American Oystercatcher

At a Glance

  • Scientific Name: Haematopus palliatus
  • Population: 43,000
  • Trend:  Stable
  • Habitat: Nests primarily on sand and shell beaches, dunes, and salt marshes. Winters along both coasts

American Oystercatcher map, NatureServeThe flashy American Oystercatcher was once known as the "sea pie," but it was renamed in 1731 when naturalist Mark Catesby observed the bird eating oysters. This is one of the few bird species that specializes in feeding on saltwater mollusks.

The oystercatcher opens mollusks by stabbing its flat bill into partially open shells and severing the muscles that hold the shell together, allowing the bird to eat the soft inner parts. The bird also uses its bill to hammer a mollusk's shell until it cracks.

Scrapes on the Shore

The shorebirds' nests are shallow scrapes on sandy or rocky ground along the shore. Although oystercatcher eggs are well camouflaged, they are vulnerable to predation by raccoons, coyotes, skunks, gulls, crows, rats, and foxes.

Chicks can run within 24 hours of hatching; however, it takes up to 60 days for their beaks to become strong enough to pry open bivalves, so they rely on their parents to feed them for their first few weeks.

Oystercatchers are typically short-distance migrants. Breeding birds from South Carolina to Florida generally do not migrate, but will leave breeding territories to join local roosting flocks during the non-breeding season.

Sign up for ABC's eNews to learn how you can help protect birds

Sharing the Beach

American Oystercatcher, Elliote Rusty Harold, Shutterstock

American Oystercatcher by Elliote Rusty Harold, Shutterstock

American Oystercatchers were nearly hunted to extinction in the 19th century for their plumage and eggs, but populations recovered well after passage of the Migratory Bird Treaty Act in 1918.  The North American population is included on the 2014 State of the Birds Watch List, and several states consider it a species of concern.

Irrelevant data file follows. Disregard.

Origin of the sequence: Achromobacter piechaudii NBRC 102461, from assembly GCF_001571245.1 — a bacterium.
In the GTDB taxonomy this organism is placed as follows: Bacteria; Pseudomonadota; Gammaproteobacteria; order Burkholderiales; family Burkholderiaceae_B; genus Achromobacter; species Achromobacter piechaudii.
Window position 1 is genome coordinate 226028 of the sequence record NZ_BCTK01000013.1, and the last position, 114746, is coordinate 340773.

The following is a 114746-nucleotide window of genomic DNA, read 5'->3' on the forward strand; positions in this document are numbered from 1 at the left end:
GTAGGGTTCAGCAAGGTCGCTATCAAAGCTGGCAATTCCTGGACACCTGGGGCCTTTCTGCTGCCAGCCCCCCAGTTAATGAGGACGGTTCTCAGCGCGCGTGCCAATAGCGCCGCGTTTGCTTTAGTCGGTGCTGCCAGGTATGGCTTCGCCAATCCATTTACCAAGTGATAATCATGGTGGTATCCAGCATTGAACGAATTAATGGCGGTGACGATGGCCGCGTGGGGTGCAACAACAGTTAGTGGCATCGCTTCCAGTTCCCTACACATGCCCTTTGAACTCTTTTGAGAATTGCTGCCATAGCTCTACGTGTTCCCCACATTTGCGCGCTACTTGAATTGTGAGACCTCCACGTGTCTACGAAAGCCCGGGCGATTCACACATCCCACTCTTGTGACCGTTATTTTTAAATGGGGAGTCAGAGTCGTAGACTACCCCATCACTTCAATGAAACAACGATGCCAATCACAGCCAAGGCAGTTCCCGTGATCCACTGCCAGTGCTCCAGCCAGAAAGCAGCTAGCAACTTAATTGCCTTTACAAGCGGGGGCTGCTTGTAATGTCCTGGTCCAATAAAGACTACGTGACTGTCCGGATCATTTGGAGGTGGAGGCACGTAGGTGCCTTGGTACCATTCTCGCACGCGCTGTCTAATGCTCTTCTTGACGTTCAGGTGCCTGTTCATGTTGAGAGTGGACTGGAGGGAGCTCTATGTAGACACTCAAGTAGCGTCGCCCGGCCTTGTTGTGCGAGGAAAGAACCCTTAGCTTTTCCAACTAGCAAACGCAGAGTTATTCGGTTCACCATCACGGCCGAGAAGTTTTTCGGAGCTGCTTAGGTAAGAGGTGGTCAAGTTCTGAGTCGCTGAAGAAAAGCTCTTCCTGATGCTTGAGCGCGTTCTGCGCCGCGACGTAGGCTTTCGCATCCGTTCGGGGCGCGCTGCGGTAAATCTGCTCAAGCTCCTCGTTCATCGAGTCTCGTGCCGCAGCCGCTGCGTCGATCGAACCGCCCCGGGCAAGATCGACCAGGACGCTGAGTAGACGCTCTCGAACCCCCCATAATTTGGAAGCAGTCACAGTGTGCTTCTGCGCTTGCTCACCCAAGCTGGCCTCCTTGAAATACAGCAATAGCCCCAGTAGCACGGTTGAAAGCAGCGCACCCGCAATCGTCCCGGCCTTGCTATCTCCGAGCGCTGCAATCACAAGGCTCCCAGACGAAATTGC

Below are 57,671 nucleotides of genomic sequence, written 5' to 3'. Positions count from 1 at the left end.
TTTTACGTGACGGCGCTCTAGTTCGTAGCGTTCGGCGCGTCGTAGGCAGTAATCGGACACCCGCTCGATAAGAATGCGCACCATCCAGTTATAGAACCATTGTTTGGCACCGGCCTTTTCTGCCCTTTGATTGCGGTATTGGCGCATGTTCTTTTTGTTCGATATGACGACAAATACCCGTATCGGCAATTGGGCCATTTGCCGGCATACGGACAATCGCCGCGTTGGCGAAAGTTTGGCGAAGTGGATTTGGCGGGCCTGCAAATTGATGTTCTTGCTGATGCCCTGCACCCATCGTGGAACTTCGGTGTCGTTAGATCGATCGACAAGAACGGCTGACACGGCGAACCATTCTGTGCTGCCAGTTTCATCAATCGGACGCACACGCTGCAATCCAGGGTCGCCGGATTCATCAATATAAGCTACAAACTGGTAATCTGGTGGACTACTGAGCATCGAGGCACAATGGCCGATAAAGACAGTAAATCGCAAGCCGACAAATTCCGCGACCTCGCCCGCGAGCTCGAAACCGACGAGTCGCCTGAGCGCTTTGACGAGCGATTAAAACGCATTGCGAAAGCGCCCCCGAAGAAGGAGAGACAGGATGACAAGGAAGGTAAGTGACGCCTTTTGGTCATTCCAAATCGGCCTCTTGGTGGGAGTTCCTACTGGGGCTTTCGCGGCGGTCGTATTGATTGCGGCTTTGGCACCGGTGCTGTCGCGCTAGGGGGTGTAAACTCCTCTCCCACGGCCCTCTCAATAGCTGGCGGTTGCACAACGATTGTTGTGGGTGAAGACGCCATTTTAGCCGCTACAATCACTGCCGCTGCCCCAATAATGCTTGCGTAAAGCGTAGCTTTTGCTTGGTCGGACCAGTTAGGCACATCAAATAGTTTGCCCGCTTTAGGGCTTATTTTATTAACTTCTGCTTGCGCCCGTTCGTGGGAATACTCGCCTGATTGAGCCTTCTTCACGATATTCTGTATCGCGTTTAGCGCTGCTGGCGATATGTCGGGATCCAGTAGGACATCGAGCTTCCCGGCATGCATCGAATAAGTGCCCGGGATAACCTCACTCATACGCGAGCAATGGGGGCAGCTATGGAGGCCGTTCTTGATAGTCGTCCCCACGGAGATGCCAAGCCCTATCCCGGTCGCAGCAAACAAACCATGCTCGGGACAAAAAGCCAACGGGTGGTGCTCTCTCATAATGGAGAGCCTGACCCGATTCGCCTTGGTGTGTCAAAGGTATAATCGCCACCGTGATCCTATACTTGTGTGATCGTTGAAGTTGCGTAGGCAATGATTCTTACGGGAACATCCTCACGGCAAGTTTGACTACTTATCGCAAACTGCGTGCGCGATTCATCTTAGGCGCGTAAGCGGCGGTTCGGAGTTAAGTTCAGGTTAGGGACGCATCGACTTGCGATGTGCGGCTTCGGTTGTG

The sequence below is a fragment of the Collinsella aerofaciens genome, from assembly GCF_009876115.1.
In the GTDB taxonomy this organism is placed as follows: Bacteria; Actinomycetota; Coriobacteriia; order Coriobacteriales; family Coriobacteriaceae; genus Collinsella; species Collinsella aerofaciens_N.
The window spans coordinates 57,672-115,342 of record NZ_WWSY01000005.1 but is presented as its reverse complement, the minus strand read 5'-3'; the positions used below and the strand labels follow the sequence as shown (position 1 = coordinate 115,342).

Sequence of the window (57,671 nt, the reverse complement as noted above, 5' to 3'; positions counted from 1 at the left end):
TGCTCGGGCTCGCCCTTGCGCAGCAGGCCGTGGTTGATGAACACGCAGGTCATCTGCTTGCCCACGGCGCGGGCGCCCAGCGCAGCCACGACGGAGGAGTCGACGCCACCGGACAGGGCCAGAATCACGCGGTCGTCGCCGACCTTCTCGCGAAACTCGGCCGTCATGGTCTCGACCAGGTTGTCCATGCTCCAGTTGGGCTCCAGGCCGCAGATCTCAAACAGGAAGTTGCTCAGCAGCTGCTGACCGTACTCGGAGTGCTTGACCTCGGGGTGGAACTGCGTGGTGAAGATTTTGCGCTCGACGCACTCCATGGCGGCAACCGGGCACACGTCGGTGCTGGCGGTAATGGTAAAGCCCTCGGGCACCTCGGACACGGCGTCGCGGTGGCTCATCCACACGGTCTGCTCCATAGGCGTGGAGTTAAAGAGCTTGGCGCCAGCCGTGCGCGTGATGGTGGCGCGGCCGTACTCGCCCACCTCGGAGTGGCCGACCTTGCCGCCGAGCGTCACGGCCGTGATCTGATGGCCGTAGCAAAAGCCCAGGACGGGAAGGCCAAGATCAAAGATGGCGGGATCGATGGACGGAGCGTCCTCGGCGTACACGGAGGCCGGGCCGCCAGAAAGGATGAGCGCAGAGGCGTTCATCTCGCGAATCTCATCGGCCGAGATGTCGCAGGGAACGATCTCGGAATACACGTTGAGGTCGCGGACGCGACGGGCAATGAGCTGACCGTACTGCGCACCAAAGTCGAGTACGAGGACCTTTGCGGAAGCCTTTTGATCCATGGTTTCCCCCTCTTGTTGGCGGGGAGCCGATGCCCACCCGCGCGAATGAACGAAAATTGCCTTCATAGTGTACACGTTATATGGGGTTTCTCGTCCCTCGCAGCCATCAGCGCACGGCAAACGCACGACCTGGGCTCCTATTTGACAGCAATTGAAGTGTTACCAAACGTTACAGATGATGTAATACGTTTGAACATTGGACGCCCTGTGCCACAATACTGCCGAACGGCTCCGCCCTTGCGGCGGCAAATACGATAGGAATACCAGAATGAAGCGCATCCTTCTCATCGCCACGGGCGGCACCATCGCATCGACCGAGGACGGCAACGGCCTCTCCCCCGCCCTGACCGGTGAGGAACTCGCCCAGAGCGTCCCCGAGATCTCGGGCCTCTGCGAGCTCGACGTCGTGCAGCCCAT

Major threats still faced by this eye-catching shorebird include habitat loss from coastal development, climate change, and human disturbance. Trash, particularly plastics, creates a particular hazard for the American Oystercatcher, as the birds often mistake it for food, with fatal results.

ABC's beach-nesting bird conservation program works with partners to help identify, protect, and monitor important nesting areas for American Oystercatchers and other beach-nesting birds such as Least Tern, Snowy Plover, and Black Skimmer. This program also reaches out to educate vacationers about coastal nesting birds, including how to recognize breeding birds and avoid disturbing them on beaches.

In late 2020, ABC and partners started the SPLASh (Stopping Plastics and Litter Along Shorelines) program to address trash pollution problems along Texas's coast. This program conducts community cleanups and raises awareness of the problem through education and outreach programs.

Donate to support ABC's conservation mission!

More Birds Like This

Our 400+ detailed species profiles bring birds to life across the Americas with a focus on threats and conservation.

American White Pelicans by Barbara Smits, Shutterstock
  • Population: 450,000
  • Trend:  Increasing
Lazuli Bunting by Peter LaTourrette
  • Population: 6.7 million
  • Trend:  Stable
Yellow-throated Vireo by Andrew Weitzel, CC BY-SA
  • Population: 4.4 million
  • Trend:  Increasing
Black-throated Gray Warbler by Jonathan Irons, Macaulay Library at the Cornell Lab of Ornithology
  • Population: 3.2 million
  • Trend:  Decreasing